Anyone who’s ever improvised a piece of music, character bit or comedy skit knows it’s mind-over-matter magic when it works. This seems to be what gets acclaimed director Jim Jarmusch onstage with producer pal Carter Logan in the formation of SQURL, an enthusiastic-if-intermittent two-man act. As a part of the Penny Stamps Speaker Series hosted by the School of Art and Design, the two visited the Michigan Theater last Tuesday to perform a score featuring drums, electric guitar and a range of synth and reverb devices over ’20s short films by the surrealist Man Ray.

Jarmusch was the main draw for most folks. His movies have captivated U.S. audiences with their seemingly foreign glimpses into American life. His suave appearance and triangular prism-shaped hair indicate a young, metropolitan sensibility, hiding any trace of his rural Ohio upbringing.

Considering his films and music, though, it makes sense that such an upbringing would be used as fodder. “Stranger Than Paradise” is a minimalistically-compact demonstration of our inability to ever connect to one another. A 20-something New Yorker, his friend and an initially unwelcome younger cousin spend days idly running errands, watching TV and sharing thoughts. The cousins warm to each other in subtle ways as they commit to breaking from their daily malaise, but end up even further apart by film’s end. 

This lack of understanding could also be what draws Jarmusch to Man Ray’s surrealist films, which feel like automatic manifestations of his subconscious mind. Newspapers rustling in the wind, an indistinguishable man tucking a woman into bed, a closeup of some fibrous material splitting down the middle. All these interrupted by intermittent slides of stream of consciousness thought: “if the flowers were in glass,” “a throw of the dice will never abolish chance.” Sitting through them puts you in a trance, unable to grab onto any one detail over another until the screen reads “You are not dreaming” and you snap out of it.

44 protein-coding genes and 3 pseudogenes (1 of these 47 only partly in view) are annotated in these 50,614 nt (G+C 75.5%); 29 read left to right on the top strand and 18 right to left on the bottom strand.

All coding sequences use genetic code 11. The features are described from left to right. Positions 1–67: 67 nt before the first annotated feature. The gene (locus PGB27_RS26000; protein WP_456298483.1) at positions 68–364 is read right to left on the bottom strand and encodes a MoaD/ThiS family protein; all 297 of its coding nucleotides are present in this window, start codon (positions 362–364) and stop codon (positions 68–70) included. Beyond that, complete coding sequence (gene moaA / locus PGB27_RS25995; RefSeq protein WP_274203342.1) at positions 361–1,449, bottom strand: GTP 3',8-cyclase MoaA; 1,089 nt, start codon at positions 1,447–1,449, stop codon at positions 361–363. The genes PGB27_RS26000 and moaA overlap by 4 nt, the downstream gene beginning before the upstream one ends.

At the end of the live show, Jarmusch explained that these shorts were never scored and typically supplemented by jazz tunes of their time. Though both art forms were experimenting with improv and chance, he and Logan saw much more potential for the films in the powerful combination of analog and digital music tech. 

Really, though, they saw an opportunity to have the same fun Man Ray did in making his films. With nothing too literal on the screen, it seems hard to make mistakes. Logan explained their process after the show: one initial watch-through to internalize a reaction, and several more with instruments to establish maps of where to change keys and so on. 

For the three minutes of eclectic moving shots of clocks, nails, and paint splatter that is “Le Retour a la Raison” (The Return to Reason), Logan pounded his bass drum while adjusting some static-inducing knob. Jarmusch sent long notes off his electric guitar into the ether.

The slower-burning “Les Mystères du Château de Dé” professed to be about two Parisians’ visit to a castle in the countryside. This “castle” was really just a Le Corbusier-esque Modern home Man Ray dubiously labels “prestigious.” The plot is just a group of characters playing in the pool and with various toys they find throughout. They often roll dice to decide whether or not to do something. The effect really strips the meaning of much of what bourgeois living was about. 

As this film, the last of the show and the longest at 27 minutes, played, Jarmusch often turned to face the screen on his guitar. Completely absorbed in visuals and sound, he lunged back from the screen, openly reacting. “Music is a real release for me,” he said at the end of the show.

The meaning-stripping done Tuesday night is a theme in Jarmusch’s body of work. For the next three Tuesdays, the Michigan Theater will be featuring some of his most acclaimed films: “Down By Law” on the 11, “Gimme Danger” on the 18, and “Only Lovers Left Alive” on the 25. Though often deadpan and desolate, these films acknowledge the difficulty of representing the multitudes contained within their characters, and leave an impression on audiences well after their reels have run.

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